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13 Holiday Foods That Aren’t Worth the Calories

'Tis the season to eat, drink, and be merry. If you're watching your waistline, however, you might want to steer clear of these holiday calorie bombs.

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Homemade White Holiday Eggnog with a Cinnamon StickPhoto: Brent Hofacker/Shutterstock

Eggnog

Eggnog is full of saturated fat, says Maya Feller, MS, RD, CDN of Maya Feller Nutrition. That’s mainly because it consists of whole milk and heavy cream. “It also serves up a good dose of sugar, as much as five teaspoons per one cup serving,” Feller adds. Instead of eggnog, she recommends an eggnog latte with a non-dairy base (like almond milk) and no added sugar.

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Butter Mash PotatoPhoto: Syafiq Adnan/Shutterstock

Mashed potatoes

This one is a little confusing because, in their natural state, potatoes offer a good variety of nutrients, says Neda Varbanova of Healthy with Nedi, who has a master’s in food studies and is a certified culinary nutritionist, holistic health coach, and recipe creator. But mashed potatoes often come with butter, sour cream, and heavy cream, which adds too much saturated fat to the dish. Varbanova says to try cauliflower mash instead, using Greek yogurt in place of heavy cream and butter.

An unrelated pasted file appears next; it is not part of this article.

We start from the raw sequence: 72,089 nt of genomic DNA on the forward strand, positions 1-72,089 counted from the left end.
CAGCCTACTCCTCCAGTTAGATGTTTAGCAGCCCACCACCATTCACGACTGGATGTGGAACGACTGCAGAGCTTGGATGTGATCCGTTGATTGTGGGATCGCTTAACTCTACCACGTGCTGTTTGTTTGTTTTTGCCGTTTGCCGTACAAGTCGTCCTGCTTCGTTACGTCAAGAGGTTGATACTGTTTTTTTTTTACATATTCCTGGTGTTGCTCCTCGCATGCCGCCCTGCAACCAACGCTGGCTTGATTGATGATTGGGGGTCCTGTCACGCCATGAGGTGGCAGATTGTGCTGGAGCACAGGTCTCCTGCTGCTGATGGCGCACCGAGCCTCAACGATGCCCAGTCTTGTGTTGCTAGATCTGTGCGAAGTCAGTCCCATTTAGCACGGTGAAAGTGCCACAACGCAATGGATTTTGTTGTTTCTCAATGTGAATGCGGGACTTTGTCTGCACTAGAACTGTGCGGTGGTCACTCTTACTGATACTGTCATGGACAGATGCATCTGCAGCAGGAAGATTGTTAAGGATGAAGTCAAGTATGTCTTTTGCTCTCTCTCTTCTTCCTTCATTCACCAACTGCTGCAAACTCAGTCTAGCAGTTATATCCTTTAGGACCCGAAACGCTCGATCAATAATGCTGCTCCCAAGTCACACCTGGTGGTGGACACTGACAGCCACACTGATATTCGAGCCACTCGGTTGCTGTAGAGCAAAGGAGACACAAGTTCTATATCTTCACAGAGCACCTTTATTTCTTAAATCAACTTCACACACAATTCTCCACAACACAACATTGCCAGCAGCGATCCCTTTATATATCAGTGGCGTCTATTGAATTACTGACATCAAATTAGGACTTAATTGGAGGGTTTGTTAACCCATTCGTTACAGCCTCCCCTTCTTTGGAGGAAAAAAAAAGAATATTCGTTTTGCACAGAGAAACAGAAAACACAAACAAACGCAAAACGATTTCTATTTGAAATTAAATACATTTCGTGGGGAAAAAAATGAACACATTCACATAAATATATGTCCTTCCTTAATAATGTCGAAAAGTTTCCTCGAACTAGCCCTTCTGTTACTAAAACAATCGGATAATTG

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roasted pork slices on rustic wooden table, top viewPhoto: MaraZe/Shutterstock

Glazed ham

“Traditional glazed ham can be made with corn syrup, sugar, honey, butter and lots of salt,” says Feller. “One serving can contain as much as 1,230 mg of sodium, and that’s almost half of your day’s allotment.” For a low-sodium swap, roast or slow cook a fresh pork butt and use vinegar in place of salt. Season well with garlic, onion, herbs, and even some fresh-squeezed orange juice for a hint of sweetness recommends Feller.